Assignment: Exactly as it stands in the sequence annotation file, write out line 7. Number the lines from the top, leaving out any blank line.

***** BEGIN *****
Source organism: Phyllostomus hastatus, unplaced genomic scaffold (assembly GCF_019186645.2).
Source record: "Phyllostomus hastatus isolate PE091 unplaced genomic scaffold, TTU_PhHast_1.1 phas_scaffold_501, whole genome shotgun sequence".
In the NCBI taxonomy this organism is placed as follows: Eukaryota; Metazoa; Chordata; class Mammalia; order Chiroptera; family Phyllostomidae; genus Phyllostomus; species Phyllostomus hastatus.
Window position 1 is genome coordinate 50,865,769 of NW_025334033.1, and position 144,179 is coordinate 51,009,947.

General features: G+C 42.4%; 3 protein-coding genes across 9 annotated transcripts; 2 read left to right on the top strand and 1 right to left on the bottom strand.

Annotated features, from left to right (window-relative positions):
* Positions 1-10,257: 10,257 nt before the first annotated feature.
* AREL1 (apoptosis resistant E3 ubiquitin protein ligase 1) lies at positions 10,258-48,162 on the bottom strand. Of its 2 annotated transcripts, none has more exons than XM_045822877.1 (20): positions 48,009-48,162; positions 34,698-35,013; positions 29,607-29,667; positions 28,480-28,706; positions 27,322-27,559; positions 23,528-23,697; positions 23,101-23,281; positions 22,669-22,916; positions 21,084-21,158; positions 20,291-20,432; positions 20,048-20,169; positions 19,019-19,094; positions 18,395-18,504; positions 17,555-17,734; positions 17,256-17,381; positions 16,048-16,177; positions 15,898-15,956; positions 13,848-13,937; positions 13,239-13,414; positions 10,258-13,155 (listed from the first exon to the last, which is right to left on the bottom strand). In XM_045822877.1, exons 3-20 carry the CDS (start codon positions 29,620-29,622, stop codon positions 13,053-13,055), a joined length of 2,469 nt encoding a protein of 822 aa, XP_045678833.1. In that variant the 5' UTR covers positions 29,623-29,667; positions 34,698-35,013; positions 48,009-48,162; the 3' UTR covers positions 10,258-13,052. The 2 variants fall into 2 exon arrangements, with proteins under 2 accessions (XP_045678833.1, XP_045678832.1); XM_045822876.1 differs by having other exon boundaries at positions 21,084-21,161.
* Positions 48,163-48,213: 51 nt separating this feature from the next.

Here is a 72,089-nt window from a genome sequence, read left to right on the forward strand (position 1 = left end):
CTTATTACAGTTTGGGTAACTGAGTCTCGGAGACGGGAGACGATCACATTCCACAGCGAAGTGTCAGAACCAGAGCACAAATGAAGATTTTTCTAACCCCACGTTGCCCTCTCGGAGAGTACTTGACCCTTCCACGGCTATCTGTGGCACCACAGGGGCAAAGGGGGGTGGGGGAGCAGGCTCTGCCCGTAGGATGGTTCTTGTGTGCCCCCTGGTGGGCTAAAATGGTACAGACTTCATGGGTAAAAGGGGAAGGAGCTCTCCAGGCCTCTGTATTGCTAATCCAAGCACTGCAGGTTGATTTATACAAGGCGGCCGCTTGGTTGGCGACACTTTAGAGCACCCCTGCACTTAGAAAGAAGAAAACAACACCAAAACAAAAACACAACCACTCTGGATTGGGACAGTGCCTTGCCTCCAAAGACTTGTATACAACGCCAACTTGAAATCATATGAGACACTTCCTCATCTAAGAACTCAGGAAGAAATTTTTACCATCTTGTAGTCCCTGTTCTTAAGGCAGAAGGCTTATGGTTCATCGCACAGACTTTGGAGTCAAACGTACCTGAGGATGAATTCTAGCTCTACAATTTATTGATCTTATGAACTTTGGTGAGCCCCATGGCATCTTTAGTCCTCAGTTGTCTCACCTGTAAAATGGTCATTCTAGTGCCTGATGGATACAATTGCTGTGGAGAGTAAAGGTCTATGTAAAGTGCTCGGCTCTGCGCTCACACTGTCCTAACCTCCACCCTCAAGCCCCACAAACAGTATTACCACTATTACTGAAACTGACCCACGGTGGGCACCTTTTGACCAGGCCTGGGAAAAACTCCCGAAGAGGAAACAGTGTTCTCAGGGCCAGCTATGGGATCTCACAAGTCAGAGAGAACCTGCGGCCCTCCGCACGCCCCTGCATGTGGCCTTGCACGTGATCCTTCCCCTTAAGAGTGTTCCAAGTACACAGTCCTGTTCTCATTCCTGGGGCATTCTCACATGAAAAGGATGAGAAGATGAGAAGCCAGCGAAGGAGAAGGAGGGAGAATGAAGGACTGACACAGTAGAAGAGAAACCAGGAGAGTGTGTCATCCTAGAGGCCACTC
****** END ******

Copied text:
* Positions 1-10,257: 10,257 nt before the first annotated feature.